This is true for other aspects of your site as well. If you want to get your site known, and you go to other sites for information or advice, ask and be polite. In the money/finance world of online publishing, I have found that there is both a community and a hierarchy and I do not wish to usurp those at the top or be rude. It reminds me of when I started my current job: in the beginning, I listened more and chose not to impose my views. As the years have gone on, I am more openly opinionated. Now, with a website, obviously, you wrote it because you have something to say; but, that does not mean you need to knock the others down in order to say it. I know that seems common sensical, but I have seen more experienced people talk about how other people have demanded information or help from them and how offensive such demands really are to them.

Thus, having good content, gaining traffic and building your site are your primary concerns. You also want to make money. If you are planning to make money from the ads you put on your site, you will need to affiliate with advertisers. The easiest to use and, in my limited experience, most reliable affiliation, is Google Adsense. There you will get content linked ads that will be automatically placed when you cut and paste their code into your website. There are a lot of other affiliate sites out there and you could spend far too much time affiliating rather than creating good, readable content and marketing your site. Good affiliations are only useful if your content attracts traffic. I spent a whole day trying to affiliate with different companies and it was exhausting, tedious work. I am back to my basic affiliation strategy after that experience.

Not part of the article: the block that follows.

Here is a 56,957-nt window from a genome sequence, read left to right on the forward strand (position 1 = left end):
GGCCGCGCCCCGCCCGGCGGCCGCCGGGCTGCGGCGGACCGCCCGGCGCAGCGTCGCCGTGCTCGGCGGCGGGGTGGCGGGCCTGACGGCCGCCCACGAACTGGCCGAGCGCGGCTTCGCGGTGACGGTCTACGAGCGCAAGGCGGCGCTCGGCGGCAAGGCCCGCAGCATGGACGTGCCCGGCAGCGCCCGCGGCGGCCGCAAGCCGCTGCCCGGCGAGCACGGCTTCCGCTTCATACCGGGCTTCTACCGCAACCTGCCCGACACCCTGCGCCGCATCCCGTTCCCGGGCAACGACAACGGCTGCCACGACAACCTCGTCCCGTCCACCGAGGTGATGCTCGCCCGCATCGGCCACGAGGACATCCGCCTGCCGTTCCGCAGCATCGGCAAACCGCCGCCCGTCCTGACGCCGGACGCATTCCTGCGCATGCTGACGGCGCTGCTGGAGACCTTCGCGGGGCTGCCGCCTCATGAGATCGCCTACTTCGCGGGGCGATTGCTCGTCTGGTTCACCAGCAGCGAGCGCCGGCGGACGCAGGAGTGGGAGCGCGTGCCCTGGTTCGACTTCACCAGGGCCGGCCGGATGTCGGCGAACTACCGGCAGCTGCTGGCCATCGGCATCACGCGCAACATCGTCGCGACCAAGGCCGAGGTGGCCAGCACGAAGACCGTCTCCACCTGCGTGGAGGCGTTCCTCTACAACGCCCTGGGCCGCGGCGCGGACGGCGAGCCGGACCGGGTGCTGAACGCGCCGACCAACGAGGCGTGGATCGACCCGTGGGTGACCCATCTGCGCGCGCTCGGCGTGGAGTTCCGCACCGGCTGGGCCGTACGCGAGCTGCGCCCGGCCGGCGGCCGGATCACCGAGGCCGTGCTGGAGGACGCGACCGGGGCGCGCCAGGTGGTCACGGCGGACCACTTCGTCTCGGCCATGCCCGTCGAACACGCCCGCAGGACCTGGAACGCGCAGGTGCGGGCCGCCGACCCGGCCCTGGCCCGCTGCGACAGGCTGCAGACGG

My strategy is simple: affiliate with natural fits and Google AdSense which is the simplest affiliation of all. I try to connect to affiliates based on products that I use or are useful or tie in to my site. When I started affiliating, I went straight away to the web site of a store that sells the file solutions filing system that I talk about in “Taking Control Over Finances.” I also went to the store from which I buy my office and school supplies, as well as Quicken and Amazon. Those are products I use and products that I am comfortable advertising.

If you are looking to affiliate, most company web sites have a link to their affiliate programs on the home page or in the “contact” page. Sometimes, you need to search around a bit. Many companies belong to networks such as Linkshare and Commission Junction. So I ended up getting accepted by their programs and that led me to affiliate with other companies whose products I think might be useful to my readers. If you look through my site, you will note, that, for the most part, other than the AdSense ads, I put ads to other affiliates on the pages related to their products.

For example, my Quicken ad is on the page where I discuss how I use Quicken, a link to Amazon is on the page where I have reviewed Jim Cramer’s Real Money, and a new site that I found, that offers coupons to major stores is on this page as well as on the article, “Getting More Value Out of What You Buy.” I chose to place my ads that way because I want them to really be a natural fit with my content; I don’t just want the site to become a big advertising space. Also, I do not want to spend a ton of time on affiliations: I want to spend time on content and traffic. The affiliations are not hard once you get the hang of it.

The main thing for newbies, like myself, is creating a good, solid web site with excellent content. You can submit parts of it, the articles, to other places to help you build traffic. You can place ads very simply using AdSense and affiliate based on “natural fits.” And keep working on what works for you. I have learned a lot so far and you will too.

Come back to the site for more marketing tips, or to leave a comment and your own advice. I am always searching for information on this topic and on the topics of money and finance. And remember, your web site may be a lot of work, but, it is rewarding — I am very proud of my site and how much I have learned in a short period of time. I was with some friends the other day who did not understand that I had created a real web site and who knew nothing about this potential revenue stream. They looked at my site and were stunned that I had created it: it felt good to get such high compliments from my friends and it feels good for me to look at my site and feel that sort of pride.

I hope that some of my suggestions are helpful to you. They are all based on my own actual experience. In creating a web site, experience really is the best teacher.